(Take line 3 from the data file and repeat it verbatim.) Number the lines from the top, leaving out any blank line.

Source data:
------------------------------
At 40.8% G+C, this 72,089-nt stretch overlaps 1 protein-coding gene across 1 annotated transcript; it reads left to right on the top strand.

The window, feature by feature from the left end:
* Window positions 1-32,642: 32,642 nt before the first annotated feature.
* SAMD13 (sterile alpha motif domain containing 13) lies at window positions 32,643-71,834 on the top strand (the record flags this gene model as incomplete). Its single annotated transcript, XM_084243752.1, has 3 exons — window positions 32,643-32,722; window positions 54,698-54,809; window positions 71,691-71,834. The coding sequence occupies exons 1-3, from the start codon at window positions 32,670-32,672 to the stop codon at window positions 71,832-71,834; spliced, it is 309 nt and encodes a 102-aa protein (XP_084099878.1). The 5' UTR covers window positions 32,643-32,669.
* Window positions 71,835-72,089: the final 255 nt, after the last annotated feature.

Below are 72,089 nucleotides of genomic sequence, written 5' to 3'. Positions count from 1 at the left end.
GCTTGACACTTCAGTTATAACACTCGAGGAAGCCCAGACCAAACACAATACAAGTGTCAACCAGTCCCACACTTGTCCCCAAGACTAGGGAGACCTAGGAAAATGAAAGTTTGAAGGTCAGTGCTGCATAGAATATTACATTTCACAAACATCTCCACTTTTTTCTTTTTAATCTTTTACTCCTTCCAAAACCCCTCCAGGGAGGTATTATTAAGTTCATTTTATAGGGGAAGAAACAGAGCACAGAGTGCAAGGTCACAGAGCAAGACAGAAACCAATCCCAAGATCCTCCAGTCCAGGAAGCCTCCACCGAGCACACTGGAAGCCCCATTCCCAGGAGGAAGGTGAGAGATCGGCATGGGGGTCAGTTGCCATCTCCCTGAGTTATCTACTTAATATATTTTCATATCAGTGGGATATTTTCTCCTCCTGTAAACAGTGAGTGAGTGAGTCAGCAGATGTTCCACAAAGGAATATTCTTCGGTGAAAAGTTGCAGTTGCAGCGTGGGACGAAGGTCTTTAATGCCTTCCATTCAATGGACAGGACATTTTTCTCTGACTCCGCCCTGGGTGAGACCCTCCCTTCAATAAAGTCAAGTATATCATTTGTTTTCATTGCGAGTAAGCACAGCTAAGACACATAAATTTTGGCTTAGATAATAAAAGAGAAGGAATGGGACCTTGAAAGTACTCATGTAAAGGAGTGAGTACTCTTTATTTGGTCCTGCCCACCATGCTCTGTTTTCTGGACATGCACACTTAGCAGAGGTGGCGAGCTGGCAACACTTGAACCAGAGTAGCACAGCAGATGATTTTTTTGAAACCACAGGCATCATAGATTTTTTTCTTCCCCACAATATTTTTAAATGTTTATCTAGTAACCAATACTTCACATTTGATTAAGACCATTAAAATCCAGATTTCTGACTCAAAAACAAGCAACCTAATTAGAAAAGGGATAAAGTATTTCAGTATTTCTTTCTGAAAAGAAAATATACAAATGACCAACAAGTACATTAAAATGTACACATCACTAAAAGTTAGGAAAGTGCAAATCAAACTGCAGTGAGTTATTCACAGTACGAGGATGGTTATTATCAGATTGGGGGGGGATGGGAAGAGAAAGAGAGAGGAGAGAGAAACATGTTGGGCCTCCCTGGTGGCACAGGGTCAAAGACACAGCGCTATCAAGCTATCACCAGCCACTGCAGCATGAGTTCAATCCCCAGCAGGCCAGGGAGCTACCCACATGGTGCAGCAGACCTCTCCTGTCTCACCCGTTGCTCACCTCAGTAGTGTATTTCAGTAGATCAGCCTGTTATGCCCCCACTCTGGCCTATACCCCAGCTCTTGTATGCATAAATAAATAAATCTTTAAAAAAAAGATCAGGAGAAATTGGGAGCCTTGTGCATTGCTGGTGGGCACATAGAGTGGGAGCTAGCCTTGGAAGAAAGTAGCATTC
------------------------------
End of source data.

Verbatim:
* Window positions 1-32,642: 32,642 nt before the first annotated feature.